Somebody emailed me yesterday to say she thought putting the smacking in the title of yesterday’s post was a little harsh. I agreed, but it was the subject line Anonymous used in her email to me. I would have changed it if it hadn’t reflected the majority of the question ("Problems with pack ‘n’ play," for example). While I don’t think the smacking is the true issue (and would probably have titled the post something like "I’m drowning, and I really need help"), it is what pushed anonymous to email me. I also thought it would catch the attention of all of us who may have grabbed a little too hard, yelled a little too loud, or even hit when we couldn’t think of what else to do.

And it did, and you guys responded so lovingly and with such amazing support. I still have no idea why this blog attracts such kind, smart, sensible readers and commenters. I think in the hundreds of posts we’ve done I’ve had maybe one troll ever. Who knows why. I just want to thank you all again.

And now for something completely silly, just to give us all a breather. (I’m still a little sad about Anonymous, and for all of us, because it seems like we’re all just going around in our own little bubbles of pain and inadequacy, when really, we’re not alone.)

Linda writes:

"Why does my 13 month-old spend so much time standing on her head and looking through her legs??"

I think she likes the physical sensation. Have you tried it? it’s kind of cool to have your head hanging down and swinging like that, and to interact with gravity in a different way. Plus, she gets to see things upside down.

What are the other strange things that your kids do, and how old are they? My 5-year-old is obsessed with baseball and calls me at work to tell me how his teams did the night before. My 2-year-old does this funny little stumpy dance turning around and around and stomping his feet.

Q&A: smacking the kid to get to sleep

Anonymous writes:

"I have one baby who is 10.5months. My questions surround sleep. I hate putting the baby to sleep. It SUCKS. 

In our family and house, cosleeping and rocking baby and all the
other "unusual" choices that american’s hide are pretty normal. Now
that the baby is mobile what it means now is that though when the baby
wakes up in the morning, we all have to wake up. There is no 10-15
minutes of time that my husband or I can have while the baby plays. And
there is no place where i can leave baby if she is being fussy and
needs a nap but refuses to nap so I try to give her quiet time but
that means I need to lay in bed with her. Then at night we put her down
at 7 but that means until 9 or 10 when i go to bed she wakes up every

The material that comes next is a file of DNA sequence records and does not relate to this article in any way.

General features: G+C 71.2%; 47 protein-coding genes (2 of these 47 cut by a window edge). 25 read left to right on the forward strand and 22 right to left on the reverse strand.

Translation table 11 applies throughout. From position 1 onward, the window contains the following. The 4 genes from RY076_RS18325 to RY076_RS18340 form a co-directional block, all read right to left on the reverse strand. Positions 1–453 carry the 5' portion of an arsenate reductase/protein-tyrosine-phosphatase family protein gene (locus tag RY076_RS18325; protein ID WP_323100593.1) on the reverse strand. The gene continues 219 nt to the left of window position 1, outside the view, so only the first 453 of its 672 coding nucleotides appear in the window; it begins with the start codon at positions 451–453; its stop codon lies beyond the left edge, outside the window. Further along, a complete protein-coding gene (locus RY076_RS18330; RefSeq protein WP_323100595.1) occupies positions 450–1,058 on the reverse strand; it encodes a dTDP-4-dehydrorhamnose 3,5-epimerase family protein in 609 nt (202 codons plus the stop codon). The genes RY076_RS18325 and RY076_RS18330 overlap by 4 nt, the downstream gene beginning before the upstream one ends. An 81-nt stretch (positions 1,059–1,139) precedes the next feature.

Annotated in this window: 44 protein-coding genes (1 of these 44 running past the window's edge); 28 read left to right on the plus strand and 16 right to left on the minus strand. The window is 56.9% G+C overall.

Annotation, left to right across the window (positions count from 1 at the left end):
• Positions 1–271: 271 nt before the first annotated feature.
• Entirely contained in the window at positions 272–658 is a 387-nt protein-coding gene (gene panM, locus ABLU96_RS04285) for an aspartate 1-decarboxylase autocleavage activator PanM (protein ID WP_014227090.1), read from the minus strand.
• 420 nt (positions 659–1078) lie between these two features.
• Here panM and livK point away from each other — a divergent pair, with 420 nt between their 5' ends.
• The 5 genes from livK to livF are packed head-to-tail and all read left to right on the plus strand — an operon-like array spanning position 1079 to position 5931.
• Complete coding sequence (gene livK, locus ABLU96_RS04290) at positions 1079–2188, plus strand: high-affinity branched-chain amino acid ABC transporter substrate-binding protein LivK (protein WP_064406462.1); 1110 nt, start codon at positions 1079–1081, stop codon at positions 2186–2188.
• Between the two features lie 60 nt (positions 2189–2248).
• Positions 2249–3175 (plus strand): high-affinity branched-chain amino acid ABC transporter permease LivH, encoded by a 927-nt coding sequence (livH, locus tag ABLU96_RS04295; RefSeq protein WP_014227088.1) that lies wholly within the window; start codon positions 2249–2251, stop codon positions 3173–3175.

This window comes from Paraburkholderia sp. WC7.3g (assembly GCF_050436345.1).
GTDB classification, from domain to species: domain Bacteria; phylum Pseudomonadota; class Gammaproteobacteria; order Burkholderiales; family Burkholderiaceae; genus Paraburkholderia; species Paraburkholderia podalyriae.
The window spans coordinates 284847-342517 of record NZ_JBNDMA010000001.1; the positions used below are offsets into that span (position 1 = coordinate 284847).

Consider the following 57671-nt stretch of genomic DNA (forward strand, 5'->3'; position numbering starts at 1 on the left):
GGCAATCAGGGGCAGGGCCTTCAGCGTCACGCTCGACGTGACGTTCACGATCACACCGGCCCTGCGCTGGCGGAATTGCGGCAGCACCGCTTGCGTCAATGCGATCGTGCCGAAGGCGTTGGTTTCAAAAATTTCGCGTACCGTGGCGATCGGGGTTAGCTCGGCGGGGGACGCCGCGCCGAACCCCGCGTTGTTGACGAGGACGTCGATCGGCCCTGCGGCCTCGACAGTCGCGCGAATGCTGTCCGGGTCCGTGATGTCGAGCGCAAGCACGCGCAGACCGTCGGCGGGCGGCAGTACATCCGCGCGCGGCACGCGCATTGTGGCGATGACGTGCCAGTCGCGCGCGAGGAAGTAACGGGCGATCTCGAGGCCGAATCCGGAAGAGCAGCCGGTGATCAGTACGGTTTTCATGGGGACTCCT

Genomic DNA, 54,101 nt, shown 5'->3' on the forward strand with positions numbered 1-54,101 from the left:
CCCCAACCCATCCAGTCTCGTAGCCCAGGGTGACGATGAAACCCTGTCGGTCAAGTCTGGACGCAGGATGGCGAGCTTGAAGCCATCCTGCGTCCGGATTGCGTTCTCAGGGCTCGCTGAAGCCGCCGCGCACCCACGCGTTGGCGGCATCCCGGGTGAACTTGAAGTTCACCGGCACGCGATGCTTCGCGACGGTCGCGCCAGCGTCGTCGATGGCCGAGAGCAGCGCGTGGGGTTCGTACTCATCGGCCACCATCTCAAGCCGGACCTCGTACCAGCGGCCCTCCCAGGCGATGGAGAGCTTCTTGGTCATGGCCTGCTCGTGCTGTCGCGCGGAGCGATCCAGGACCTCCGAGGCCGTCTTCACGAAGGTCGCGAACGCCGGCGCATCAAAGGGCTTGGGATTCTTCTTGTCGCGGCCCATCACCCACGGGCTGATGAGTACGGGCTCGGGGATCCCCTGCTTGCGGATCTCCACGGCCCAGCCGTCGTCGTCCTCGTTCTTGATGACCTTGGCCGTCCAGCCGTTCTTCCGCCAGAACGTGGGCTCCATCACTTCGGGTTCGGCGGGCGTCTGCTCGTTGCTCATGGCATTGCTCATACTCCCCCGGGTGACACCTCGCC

30 minutes (or every 1 hour) if we are lucky.. and that usually means
another 15mins or so of settling her down to sleep again. Which means
we just spend the 2 hours taking turns to resettle her.

We have thought about transitioning to a crib, because we suspect
that cosleeping is the problem, and so i tried to first use the pack
and play that we have to transition her. She would have none of it. I
do all the tricks to get her into a deep sleep and then the minute
i try to lower her into the pnp.. she is up and crying. I have left her
in the pnp but she is one of those who gains tension by crying (beyond
a little fussing) and so the most i have let her cry is about 20
minutes before i can’t take it anymore. At that point she is so upset
that she doesn’t sleep or when she does it is really disturbed.

I can’t handle the cosleeping anymore. I need for there to be a
space for her where i can leave her if she won’t nap. Or for her to
play in the morning for a few minutes occasionally so i can get an
extra 10 minutes. I just can’t handle having to stop my life for sleep
and it’s gotten to the point that i have smacked her (and this is my
shaming part). My mother used to do it to us. If we wouldn’t settle
down we would get a little smack just to remind us to stay in our
place. And the thing is my memories of this implies that we were old
enought to understand our behavior. But my daughter- she’s a baby and i
know she is but sometimes when i have to lay with her to put her to
sleep and she is fussing and kicking, a little smack on her thigh gets
her to settle down because i know that she will release that little bit
of tension that she has and then settle down. But it makes me feel like
the absolute worst piece of Turd in the world and yet there are days
when i know that it will bring us closer to the goal of sleep and so i
do it. It’s only been a handful of times but it’s been a handful of
times too many. I KNOW that this is wrong. I KNOW that it is hurts her
but yet I am at my wit’s end some days.

My husband is at work all day and he will try to help on the
weekends. We can’t really afford to get someone to watch her and i have
no family around to help out. How do i stop this? How do i not let
sleep ruin everything?"

Oh, honey. Take a deep deep breath, and then let yourself cry.

OK, I’m actually starting to tear up a little as I type this, because I can remember so vividly being here when my older one was 10 months old, and being so afraid to admit to anyone that it was harder, not easier, than it had been at 6 months. What was wrong with me? He was supposed to be sleeping better, not worse. And I was supposed to be getting better at parenting, not worse. And yet I felt strung out physically and unable to give anything emotionally.

The good news is, it’s normal. Tons and tons of us have felt this way at exactly the same point. I don’t think it’s a divide between cosleepers and non-cosleepers, either. I think some babies are just tough at this age. The bad news is it makes you feel like a complete failure.

I’m not really going to talk about the smacking, except to say that all of us–every single one of us–has done or will do something we regret. Whether it’s something big or small, no one comes out of parenting a child having upheld our ideals every single second. Personally, I don’t think the individual incidents are that worthy of note, but I do think they form a narrative and mood, and it’s that context that shapes the importance of each incident. A few smacks right now are going to fade into nothing once you can get some of your reserves back to parent as lovingly as you do when you’re not at the end of your rope. If you let the smacks become the foreground of the relationship, though, she’s going to carry the same sad memories you do, and you’re going to feel like a bad mother. Not good for either of you.